Dear friends,
I typed this out from a book. I feel that this would explain the reason for our major.

The advice to computer scientists is twofold. First, learn as much real biology as possible – read biology texts and journals (Science, Nature, and Trends in Genetics are particularly good for a broad view), attend biology talks and conferences, talk extensively to biolo­gists, and seriously consider computational problems and abstract models already defined by biologists. But, second, do not be limited by the already formalized computational problems and established models, and do not be discouraged if you cannot immediately incorporate the full biological complexity into your formalized problems.
After immersion into real biology, try to frame and explore your own questions (partic­ularly biology-driven questions) guided by your understanding of the biology, by the goal of ultimately solving the “full problem”, and by your understanding of what is computa­tionally feasible and infeasible. Computer science will make the most serious contribution to biology after the emergence of a large community of people who understand both fields and who know the strengths and needs of both. I am not suggesting that you ignore prob­lems posed by biologists, but rather that you augment or modify them with your own questions. To quote from Leroy Hood “As computer scientists come in knowing more and more biology, they will chart their own course. Once they get into it, we don’t tell them what to do or where to go. They just take off” [280].
In the long run, a community of biology-educated computer scientists will make the largest impact by proceeding the same way that molecular biology proceeds – by picking problems and research approaches that best suit available and potential techniques; by de­veloping new techniques that one believes will be valuable, even if they do not perfectly fit existing problems; by focusing on model organisms (model computational problems); by framing manageable, somewhat simplified problems where progress can be made; and by working as a community to build on each others’ results, incrementally adding in more real­istic features of the biology-driven problem. That indirect and incremental approach is well accepted in both computer science and biology, but it will generate many silly, overly ideal­ized computational problems along the way, and these may be disappointing to some peo­ple. However, this approach is realistic. It will be more likely to succeed than will premature frontal attacks on the most difficult computational problems for the same reasons that fun­damental research on model organisms in biology is often a more productive, but more indirect way to obtain practical insights to problems arising in more complex organisms. It is instructive to realize that less than one percent of all known bacteria have been successfully cultured in the lab, creating a huge bias in what laboratory biologists have focussed on. And yet, studies of that one percent have lead to profound discoveries. Looking intensely under a lamppost, while also trying to expand its beam, is often both a necessary and a successful strategy.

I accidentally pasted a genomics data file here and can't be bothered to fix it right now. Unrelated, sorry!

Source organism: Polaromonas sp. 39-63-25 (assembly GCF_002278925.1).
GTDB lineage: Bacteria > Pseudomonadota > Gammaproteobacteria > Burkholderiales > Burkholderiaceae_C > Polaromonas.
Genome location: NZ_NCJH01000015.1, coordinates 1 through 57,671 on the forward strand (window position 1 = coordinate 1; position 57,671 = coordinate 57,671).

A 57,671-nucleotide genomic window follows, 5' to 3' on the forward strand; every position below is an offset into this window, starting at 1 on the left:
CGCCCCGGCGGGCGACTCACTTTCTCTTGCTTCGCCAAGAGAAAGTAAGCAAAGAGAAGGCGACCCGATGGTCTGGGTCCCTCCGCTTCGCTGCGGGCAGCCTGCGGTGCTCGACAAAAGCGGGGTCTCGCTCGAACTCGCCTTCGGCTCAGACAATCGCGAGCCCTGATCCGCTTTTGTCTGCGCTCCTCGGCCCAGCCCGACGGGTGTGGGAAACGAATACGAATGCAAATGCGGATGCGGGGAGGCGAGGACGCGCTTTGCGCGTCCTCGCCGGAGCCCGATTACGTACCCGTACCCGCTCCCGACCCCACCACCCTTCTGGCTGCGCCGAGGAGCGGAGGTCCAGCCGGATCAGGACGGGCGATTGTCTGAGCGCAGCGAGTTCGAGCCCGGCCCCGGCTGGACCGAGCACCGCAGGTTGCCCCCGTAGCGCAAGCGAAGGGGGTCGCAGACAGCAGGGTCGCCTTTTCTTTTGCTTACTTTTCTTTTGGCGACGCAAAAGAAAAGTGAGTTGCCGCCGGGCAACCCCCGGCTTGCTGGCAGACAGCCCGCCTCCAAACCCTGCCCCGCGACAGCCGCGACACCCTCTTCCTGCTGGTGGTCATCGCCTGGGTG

I offer one more piece of advice to theoretical computer scientists. Focus more on the biological quality of a computation, and not exclusively on speed and space improvements. Because the formalization of a biology-driven problem may be difficult, the biological quality of the computed results must be examined, possibly requiring successive changes in the formal problem. The skills of computer scientists can be very important in iterating ­this process (finding practical solutions to each of the succeeding formalized problems). Making each step practical may be more important than optimally speeding any given step.

In summary, learn real biology, talk extensively to biologists, and work on problems of known importance to biology. But, in addition, try to become your own consultant. Guided by real biology, frame your own manageable, technical questions. Be ­willing to take the criticism that many of these questions will be too idealize to be of ­immediate practical use, knowing that in the long run, this incremental approach (with its many failures) is how a research community best addresses difficult problems. Most of all, be curious, have fun, and appreciate the wonderful opportunities you have to work in such an exciting and important field.
Dan Gusfield